According to the prevalence study carried out in 2010 by the Basque Government, the number of elderly people who are victims of abuse amounts to around 13,000, a figure which should generate social alarm, despite the fact that it places us in the lowest indexes of countries which have carried out similar studies. In research circles we know, in any case, that this data only shows the tip of an iceberg whose depth we still do not know, given that the dramatic world of abuse is full of limitations, denials and prejudices. In this sense, the inaccessibility of information that could be provided by a large group of people, those suffering from dementia, who are at the centre of this problem and whose discourse is not reached through interviews and questionnaires, is particularly bloody.

On the other hand, workers in the social or health fields who, today more than ever, carry out their duties with a high degree of professionalism, have incorporated certain practices, in many cases protocolised and included in their corresponding regulations, which would undoubtedly be called into question if they referred to another sector of the population: infantilisation in the treatment and activities offered to the elderly, rigid timetables and rules in residential homes that take people away from their normal lives in the last years of their existence, physical or pharmacological restrictions decided on the basis of the security of the organisation and "their good" and, in short, actions that deny autonomy and freedom precisely in the stage of life when they can be exercised most.

The fight against this type of situation involves a familiar route in the Basque Country which, although lacking, is being attempted: knowledge in order to act, awareness, training and intervention in the most effective way. In any case, the work of the institutions will be insufficient as long as a culture of good treatment associated with other ways of understanding care for people in need of help is not urgently imposed. This must be based on an ethical framework presided over by the defence of the dignity of persons and the promotion of their autonomy; of their capacity to make decisions. Good treatment presupposes professionalism, but it imposes sanity, respect for people's preferences and autonomy, the obligation to listen, to understand that behind a person with dementia there is a life with a long history that deserves to be taken into account. In this sense we need to abandon the unnecessary paternalism that so often governs the relationships we establish with older people and understand that at any age we take risks. Why is it that in old age everything is decided in favour of a "security" that is not always requested? Let us put ourselves in their shoes and avoid many situations that we would not wish for ourselves. This principle implies a good primary formula of prevention, although not the only one. To eradicate this social scourge we need the commitment of everyone: people who are getting older, families who are caring, professionals from different backgrounds, service providers, public policy makers, the media... We cannot, no longer, tolerate what we do not want for ourselves".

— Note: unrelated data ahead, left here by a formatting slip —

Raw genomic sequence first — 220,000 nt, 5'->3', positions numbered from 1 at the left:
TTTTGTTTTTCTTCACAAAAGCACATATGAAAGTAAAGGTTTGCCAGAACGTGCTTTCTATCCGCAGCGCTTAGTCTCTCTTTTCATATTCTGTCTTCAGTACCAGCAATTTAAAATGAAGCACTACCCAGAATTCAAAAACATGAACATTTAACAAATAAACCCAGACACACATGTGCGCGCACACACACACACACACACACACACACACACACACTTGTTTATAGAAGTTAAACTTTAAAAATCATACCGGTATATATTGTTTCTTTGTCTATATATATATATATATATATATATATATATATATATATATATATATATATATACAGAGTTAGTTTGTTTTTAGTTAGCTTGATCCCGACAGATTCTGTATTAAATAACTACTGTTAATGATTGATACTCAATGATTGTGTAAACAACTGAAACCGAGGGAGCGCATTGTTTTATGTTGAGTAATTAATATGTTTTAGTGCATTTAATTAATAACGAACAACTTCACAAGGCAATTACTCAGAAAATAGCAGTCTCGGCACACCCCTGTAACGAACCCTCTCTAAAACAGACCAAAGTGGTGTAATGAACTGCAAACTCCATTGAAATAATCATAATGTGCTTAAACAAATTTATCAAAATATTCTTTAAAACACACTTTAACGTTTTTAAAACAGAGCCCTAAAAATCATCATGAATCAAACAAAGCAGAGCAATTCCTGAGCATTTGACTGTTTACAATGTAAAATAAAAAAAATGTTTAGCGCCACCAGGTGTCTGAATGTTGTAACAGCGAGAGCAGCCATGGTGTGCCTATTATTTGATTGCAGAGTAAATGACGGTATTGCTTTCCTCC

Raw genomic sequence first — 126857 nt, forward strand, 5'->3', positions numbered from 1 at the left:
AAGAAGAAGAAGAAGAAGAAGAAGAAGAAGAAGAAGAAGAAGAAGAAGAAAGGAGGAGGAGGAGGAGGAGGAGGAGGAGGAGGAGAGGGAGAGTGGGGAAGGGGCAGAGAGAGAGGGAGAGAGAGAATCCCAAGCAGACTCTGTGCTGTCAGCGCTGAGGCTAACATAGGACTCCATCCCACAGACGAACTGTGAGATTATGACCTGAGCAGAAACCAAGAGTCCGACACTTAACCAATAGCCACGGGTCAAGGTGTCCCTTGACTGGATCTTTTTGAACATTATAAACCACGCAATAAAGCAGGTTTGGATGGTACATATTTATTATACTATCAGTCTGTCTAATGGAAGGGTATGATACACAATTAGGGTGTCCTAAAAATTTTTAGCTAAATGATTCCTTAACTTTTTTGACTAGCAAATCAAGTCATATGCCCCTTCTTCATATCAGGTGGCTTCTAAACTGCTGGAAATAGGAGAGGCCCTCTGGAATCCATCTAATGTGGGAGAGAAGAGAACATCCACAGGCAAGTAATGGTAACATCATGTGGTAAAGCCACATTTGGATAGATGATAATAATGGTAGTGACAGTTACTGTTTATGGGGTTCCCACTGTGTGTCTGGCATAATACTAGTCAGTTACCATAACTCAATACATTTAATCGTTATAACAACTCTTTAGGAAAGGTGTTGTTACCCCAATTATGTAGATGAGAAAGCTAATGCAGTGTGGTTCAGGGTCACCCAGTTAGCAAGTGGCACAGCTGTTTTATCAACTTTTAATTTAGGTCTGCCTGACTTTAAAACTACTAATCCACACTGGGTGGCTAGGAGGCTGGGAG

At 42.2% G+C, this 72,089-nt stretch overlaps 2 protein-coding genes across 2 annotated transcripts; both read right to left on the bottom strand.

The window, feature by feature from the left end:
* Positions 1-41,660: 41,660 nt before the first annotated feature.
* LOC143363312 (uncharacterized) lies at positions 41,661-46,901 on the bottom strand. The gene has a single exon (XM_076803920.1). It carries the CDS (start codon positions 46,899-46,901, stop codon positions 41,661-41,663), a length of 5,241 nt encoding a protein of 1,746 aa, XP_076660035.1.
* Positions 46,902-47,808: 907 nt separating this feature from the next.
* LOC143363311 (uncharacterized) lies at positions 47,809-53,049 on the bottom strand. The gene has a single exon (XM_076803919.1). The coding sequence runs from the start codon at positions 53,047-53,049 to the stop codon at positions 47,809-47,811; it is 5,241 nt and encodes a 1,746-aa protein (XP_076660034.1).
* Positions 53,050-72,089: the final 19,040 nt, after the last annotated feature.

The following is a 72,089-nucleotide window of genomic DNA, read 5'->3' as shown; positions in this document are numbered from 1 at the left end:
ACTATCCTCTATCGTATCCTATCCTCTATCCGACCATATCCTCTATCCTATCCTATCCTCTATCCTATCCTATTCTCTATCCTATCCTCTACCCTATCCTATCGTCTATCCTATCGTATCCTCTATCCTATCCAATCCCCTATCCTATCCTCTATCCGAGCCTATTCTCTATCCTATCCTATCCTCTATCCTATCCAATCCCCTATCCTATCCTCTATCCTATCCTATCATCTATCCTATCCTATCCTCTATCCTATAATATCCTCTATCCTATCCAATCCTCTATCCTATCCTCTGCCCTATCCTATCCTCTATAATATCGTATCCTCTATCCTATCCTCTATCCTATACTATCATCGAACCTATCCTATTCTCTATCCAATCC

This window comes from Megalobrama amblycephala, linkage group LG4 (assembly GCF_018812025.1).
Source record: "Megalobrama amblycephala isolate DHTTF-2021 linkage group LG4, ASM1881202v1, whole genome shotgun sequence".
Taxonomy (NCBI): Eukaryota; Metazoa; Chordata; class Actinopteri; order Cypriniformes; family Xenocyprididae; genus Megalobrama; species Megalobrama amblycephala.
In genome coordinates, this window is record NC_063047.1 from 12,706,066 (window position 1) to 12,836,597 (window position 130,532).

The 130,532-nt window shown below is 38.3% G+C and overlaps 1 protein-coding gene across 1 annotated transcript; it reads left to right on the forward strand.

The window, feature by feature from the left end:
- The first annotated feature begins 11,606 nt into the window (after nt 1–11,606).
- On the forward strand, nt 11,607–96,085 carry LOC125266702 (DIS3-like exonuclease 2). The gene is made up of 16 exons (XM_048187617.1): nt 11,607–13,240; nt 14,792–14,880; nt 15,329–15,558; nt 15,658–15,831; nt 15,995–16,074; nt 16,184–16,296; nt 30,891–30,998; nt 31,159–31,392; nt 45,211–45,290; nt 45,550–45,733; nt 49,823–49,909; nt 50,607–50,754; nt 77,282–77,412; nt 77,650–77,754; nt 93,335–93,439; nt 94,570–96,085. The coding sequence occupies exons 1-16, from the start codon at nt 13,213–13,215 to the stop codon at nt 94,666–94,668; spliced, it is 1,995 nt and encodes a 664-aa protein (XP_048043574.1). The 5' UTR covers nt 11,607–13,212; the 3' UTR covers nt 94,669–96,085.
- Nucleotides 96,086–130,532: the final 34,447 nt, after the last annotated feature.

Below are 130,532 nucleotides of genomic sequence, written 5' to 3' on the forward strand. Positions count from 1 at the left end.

Article published in Diario Vasco on 15/06/2013


Expert in Gerontological Planning